Here are some fascinating facts about what Benjamin Franklin thought should be our national bird:
- The Wild Turkey can be found in all contiguous 48 states.
- A century ago, with a population of only about 30,000 birds, this species was on the path to extinction because of over hunting and habitat loss; today, thanks to coordinated management activities, there are roughly 5.5 million Wild Turkeys in the U.S.
- When turkeys scratch on the ground in search of food, most of the time they do so once with one foot, twice with the second foot, then once more with the first foot.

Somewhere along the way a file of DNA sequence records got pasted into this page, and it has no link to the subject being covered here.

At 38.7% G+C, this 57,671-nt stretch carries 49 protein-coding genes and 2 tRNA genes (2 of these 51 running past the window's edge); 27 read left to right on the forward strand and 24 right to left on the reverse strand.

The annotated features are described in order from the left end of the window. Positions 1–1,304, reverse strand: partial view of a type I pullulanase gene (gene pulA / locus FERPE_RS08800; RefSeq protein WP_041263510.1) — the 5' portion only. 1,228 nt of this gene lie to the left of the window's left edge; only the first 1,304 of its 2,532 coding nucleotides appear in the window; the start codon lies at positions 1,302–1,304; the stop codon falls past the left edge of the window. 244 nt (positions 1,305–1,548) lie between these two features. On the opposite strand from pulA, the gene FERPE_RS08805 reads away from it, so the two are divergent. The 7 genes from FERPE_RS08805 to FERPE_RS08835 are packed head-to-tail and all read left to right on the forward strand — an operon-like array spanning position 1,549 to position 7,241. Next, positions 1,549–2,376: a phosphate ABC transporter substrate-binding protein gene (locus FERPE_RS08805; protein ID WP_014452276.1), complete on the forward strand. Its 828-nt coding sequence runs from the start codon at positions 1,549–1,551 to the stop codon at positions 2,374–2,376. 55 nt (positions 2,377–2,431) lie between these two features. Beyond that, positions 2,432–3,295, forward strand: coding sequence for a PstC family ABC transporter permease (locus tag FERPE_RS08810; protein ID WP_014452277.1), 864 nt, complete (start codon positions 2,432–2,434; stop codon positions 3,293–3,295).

- Turkeys nest in simple depressions formed in dead leaves on the forest floor, typically at the base of a tree or under a brush pile.
- Females often lay a few eggs in each other’s nests and sometimes even in nests of other species, such as Ruffed Grouse and Ring-necked Pheasant.
- Male turkeys provide no parental care.
- Shortly after their eggs hatch, female turkeys (hens) and their broods join together in bands of sometimes more than 30 birds.
- When a male turkey is excited, his head turns blue; when he is angry, it turns red.
- Males often run from danger while females usually fly.